Dear Democrats, Latinos can’t hear you
The Democratic Party remains committed to following strategies that have already been defeated in politics, once again ignoring one of the most important…
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Do Democrats really know what Latinos need? Are they really listening to us?
That is the question we all ask ourselves since Donald Trump won the presidency in 2016 (and yes, maybe even before, but the urgency of the last few months has made this reality become more and more ingrained).
In classical stories, the villain is not the only one to blame, but also those who refuse to oppose him with the best tools at hand.
A few days ago we discussed the findings of a study funded by the Democratic Party on the position of Latino voters regarding their political proposals.
The conclusion is not surprising: Latinos are not sure about voting for Democrats and, in the absence of a tangible option, some prefer to not even vote at all.
But let's not be so hard. The Democratic National Committee appointed a new director of Hispanic media last week to try to reformulate its recruitment strategies in the Latino community, as NBC News reported.
In his new position, Enrique Gutiérrez seems to be clear on the challenges of the coming months, especially after his personal experience as a Latino in the country.
According to Gutiérrez, he "has witnessed firsthand how policies can have a personal impact on mobilization" within the country, echoing the government's "zero tolerance policy" and its anti-immigrant agenda in general.
"He was a young boy of about 8 or 9 years old when California's Proposition 187 – a ballot measure that cracked down on immigrants - brought politics into the mix of his family’s kitchen table. His parents, legal residents from Mexico then, suddenly turned their attention to politics," explains NBC.
"Proposition 187 changed the perspective of my family and my perspective growing up," Gutierrez said. "I saw a shift in them that we are not really secure.”
"The same change that invoked that spirit in me is why I’m fighting the Proposition 187 of now," he said, referring to White House immigration policies.
His mission will now be to communicate clearly, plainly and precisely what the Democratic Party intends to do for Hispanics and why this community should support them.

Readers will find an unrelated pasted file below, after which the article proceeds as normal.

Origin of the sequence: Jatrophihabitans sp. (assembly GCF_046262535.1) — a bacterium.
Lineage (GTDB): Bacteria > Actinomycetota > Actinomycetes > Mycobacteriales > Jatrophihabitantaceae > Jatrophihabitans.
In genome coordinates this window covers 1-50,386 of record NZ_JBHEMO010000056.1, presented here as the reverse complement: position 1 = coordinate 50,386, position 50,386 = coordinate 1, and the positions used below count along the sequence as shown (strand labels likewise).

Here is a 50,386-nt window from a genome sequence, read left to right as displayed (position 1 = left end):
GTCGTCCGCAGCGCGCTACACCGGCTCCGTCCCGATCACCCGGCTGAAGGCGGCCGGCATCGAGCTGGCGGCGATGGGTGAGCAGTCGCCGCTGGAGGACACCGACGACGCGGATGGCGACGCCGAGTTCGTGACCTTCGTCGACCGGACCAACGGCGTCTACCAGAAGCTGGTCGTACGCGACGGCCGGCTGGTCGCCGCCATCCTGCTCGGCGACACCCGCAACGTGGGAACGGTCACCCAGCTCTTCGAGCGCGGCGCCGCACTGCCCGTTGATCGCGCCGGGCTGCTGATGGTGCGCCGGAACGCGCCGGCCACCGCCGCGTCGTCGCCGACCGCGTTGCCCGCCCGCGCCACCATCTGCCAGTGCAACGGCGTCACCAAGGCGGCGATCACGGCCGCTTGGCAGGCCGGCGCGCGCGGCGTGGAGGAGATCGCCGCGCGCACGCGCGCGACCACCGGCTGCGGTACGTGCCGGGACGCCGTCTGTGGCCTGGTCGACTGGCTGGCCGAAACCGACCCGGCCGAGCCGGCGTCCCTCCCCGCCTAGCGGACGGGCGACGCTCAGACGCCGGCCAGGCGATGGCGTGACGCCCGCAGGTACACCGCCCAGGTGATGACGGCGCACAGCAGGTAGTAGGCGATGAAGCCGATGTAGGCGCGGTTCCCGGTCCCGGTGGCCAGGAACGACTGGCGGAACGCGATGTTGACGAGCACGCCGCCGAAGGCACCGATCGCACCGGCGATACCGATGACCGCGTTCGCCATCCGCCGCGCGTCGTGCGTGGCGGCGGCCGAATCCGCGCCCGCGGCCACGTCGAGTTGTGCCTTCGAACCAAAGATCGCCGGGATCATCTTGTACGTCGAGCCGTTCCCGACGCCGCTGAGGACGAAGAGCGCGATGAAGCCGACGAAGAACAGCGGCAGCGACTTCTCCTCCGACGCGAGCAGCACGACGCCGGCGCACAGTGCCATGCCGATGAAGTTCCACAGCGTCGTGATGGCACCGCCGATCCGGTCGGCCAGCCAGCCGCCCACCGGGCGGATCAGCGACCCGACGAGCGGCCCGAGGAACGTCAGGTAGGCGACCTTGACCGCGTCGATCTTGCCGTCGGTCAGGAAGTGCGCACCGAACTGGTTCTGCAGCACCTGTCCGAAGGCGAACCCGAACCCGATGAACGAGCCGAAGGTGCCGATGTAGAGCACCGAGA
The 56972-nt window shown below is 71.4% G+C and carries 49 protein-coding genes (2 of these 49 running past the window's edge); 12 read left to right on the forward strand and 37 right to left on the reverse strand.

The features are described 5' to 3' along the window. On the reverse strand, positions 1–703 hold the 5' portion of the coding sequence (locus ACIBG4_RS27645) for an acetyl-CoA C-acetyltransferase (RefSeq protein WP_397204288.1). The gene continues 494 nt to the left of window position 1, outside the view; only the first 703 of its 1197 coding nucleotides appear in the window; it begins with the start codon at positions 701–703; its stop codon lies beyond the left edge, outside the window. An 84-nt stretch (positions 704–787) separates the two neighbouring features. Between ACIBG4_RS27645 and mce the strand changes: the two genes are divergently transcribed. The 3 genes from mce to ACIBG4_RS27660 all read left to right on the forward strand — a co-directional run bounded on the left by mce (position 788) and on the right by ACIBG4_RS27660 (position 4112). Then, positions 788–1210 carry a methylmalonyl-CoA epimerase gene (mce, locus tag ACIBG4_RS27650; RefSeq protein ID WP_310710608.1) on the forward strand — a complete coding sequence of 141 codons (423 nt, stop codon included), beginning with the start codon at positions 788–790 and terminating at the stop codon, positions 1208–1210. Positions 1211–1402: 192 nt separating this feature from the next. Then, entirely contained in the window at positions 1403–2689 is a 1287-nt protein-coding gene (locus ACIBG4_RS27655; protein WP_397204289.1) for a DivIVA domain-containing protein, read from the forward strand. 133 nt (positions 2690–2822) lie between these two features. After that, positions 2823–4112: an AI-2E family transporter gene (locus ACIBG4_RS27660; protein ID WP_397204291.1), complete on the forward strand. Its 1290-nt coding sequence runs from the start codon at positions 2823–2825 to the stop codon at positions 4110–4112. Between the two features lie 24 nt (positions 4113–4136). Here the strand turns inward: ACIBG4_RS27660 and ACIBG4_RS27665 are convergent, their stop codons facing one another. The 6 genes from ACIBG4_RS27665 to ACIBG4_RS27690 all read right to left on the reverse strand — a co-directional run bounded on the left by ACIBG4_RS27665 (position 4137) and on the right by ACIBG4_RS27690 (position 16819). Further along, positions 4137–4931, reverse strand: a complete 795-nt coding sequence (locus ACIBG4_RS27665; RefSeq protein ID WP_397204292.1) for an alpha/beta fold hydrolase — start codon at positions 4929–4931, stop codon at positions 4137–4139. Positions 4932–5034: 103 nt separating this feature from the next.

But the matter will not be so easy. The Latino community in the United States is a segment of the population that usually has its hands full with work, economic survival, education of their children and, now, the daunting task to avoid racism and latent xenophobia in the country.
Getting the attention of this population, which has very little time to devote to Washington, is key to the Party.
For José Parra, founder of the political consulting firm Prospero Latino, the Democrats "must stop considering Latino voters as a given entity rather than a constituency that needs recruitment," he told the media.
The old strategy of throwing the message into the void and waiting for someone to pick it up is precisely what Parra believes should change, being replaced with an "accessible, specific and genuine" message.
In a political moment where change is the rule and where the transformation of strategies is an emergency, the Democratic Party seems to be going through a paradoxical crisis of spirit.
Tom Steyer, the hedge-fund billionaire turned left-wing political activist, explained this during the annual conference of Netroots Nation.
As reported by the BBC, Steyer made it clear that the Democratic establishment in Washington is not listening to its voters nor is it clear on what its supporters need.
"I do not see a single constructive thing coming out of Washington. Not one," he said.
For the activist, the problem is not only Donald Trump and his entourage of followers, but the absence of an antagonistic program that really works and that doesn’t transform "reds" into "blues" but, as the president of Democracy in Color Aimee Allison said, transform them from "non-voter" into "voter."
Unlike what many anticipate, the Democratic Party doesn’t have the courage to settle an internal civil war but is determined to seek the most productive option to reach an audience that got tired of waiting for a message in their own language.
Campaigns and victories like that of Alexandria Ocasio-Cortez in New York show that the way is not dividing the Party between the center-conservatives and those more inclined to the socialist left, but adopting the "visionary" and "daring" model of policies made in the street, hand in hand with people who can really make a difference.